1. Ivan, that sounds like a lot of hoops to jump through in order to implement a feature that was available with both VTP and GVRP.

    Perhaps I'm missing something, but it seems that this problem has been long solved. Why reinvent this wheel? We had open standard VLAN pruning on CatOS 5.4, afterall.

    "brought to you by the same people who won't run LACP or even MAC-learning bridges"

    ...oh. Nevermind.
  2. You know I'm not a switching person ;) Anyhow, figured out today that VTP, GVRP and MVRP do more-or-less the same thing - they all allow you to prune VLANs on inter-switch trunks based on _what's configured on the access ports (or trunks)_

    The main problem in vSwitch-pSwitch integration is "how do I guess which VLANs to configure on the pSwitch access ports?" and there's no ideal solution for that (because vSwitches keep mum about their needs). After you know which VLANs you need on access ports, VTP/GVRP/MVRP does the rest.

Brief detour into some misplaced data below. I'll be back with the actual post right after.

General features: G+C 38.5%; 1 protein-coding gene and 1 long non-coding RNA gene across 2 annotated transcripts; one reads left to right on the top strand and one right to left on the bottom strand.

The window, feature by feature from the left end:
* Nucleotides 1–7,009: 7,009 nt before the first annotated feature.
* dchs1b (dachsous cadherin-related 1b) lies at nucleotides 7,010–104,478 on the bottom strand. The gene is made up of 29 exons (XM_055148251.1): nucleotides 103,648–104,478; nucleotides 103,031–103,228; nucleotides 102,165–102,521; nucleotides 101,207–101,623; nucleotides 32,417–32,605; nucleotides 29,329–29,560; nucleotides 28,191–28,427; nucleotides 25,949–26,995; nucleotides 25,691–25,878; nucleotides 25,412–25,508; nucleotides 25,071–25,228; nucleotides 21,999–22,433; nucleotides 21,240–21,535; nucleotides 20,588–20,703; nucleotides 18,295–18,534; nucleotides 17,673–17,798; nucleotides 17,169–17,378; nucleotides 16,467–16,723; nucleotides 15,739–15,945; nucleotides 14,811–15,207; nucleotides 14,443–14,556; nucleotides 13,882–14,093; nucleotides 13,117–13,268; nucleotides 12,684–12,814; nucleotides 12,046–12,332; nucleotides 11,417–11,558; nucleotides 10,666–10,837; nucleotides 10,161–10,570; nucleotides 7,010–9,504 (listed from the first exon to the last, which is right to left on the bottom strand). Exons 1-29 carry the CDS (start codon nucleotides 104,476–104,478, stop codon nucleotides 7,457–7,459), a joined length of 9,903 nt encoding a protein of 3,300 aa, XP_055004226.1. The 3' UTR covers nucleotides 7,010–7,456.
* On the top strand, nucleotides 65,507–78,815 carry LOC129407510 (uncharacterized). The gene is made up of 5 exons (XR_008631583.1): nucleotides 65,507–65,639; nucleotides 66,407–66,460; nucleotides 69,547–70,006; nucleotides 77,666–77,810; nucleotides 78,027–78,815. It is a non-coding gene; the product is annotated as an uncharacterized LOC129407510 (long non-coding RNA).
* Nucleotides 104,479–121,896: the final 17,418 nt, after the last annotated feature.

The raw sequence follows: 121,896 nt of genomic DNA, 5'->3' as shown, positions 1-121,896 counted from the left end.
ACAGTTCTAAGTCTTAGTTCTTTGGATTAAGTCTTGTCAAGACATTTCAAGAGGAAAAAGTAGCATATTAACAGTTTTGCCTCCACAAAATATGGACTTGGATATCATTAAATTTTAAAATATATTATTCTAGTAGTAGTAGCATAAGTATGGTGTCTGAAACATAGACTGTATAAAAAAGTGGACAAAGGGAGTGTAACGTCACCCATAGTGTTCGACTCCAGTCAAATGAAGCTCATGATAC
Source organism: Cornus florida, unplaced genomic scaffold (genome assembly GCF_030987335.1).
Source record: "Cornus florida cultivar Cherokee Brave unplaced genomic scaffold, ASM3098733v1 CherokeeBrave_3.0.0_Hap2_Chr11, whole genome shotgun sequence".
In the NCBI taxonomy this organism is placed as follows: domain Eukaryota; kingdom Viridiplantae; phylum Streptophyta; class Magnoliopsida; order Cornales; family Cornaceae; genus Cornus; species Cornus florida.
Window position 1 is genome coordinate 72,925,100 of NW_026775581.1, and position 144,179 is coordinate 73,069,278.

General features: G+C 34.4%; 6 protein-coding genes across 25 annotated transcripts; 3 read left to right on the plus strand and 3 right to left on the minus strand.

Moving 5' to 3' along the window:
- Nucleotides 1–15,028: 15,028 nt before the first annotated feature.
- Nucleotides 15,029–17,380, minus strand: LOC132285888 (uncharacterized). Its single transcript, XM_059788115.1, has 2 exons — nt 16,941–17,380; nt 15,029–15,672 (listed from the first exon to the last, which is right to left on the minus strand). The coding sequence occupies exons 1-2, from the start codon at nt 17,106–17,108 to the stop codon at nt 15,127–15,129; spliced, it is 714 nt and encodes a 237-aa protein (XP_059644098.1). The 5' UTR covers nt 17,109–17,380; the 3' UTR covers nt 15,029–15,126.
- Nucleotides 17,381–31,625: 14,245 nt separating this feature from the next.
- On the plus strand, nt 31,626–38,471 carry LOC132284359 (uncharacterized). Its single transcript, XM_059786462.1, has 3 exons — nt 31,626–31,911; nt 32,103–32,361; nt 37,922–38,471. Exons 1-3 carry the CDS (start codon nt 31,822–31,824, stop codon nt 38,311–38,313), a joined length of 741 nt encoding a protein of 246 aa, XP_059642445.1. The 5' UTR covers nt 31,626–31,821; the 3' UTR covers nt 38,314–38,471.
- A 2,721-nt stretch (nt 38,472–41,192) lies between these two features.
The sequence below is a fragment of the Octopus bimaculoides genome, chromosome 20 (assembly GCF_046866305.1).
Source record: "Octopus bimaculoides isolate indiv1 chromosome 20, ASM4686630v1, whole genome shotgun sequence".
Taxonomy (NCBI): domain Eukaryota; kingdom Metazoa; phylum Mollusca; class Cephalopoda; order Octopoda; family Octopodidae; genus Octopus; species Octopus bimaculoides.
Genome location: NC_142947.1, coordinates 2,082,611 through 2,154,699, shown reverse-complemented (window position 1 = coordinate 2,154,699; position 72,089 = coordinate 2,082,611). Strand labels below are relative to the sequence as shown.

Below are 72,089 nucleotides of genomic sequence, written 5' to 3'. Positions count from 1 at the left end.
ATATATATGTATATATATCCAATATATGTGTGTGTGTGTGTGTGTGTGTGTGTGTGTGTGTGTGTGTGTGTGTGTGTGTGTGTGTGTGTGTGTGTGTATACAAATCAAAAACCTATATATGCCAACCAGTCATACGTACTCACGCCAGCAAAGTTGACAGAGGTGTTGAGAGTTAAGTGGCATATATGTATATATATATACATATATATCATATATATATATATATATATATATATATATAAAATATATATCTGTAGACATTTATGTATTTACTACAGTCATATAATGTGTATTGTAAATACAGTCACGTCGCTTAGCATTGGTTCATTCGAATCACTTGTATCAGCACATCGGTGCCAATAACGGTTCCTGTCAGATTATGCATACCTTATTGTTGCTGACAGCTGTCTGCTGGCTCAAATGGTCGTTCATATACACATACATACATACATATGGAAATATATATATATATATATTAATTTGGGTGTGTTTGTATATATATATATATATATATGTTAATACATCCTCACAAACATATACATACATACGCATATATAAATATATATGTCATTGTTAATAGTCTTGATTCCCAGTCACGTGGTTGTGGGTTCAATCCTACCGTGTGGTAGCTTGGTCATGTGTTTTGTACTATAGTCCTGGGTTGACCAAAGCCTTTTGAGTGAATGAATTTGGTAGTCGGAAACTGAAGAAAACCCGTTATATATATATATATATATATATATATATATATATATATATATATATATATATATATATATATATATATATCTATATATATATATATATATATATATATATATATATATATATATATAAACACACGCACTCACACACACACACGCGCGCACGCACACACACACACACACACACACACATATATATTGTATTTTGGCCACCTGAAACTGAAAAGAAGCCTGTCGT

3. Here's my solution thus far for a 5K+ server data center -
    Customer X requests a range of IPs for a new program. If the program fits in existing virtual-enabled subnets, fine. If not, when the server folks start their builds, they ping me and ask me to create a port-profile if it is missing. I install the Vlans on the access switches as part of building the vlan on the Cisco 1KV. It takes five minutes, what's the big deal? Yes i know Cisco and VMWare are trying to edge out the network engineer(and also SAN?) requirement for their builds but doesn't anyone remember entire campuses being wiped out by vlan auto-config protocols?
  4. Will, thanks for sharing a real-life example!

    Am I right in assuming you allow the VMs for a new application (that needs a new VLAN) to be deployed only on a limited range of servers, thus limiting the scope of the newly-created VLANs? If that's the case and if the number of VLANs running on any particular server is small, it doesn't make sense to worry about the mismatch between VLANs needed by the server and VLANs configured on the access switch.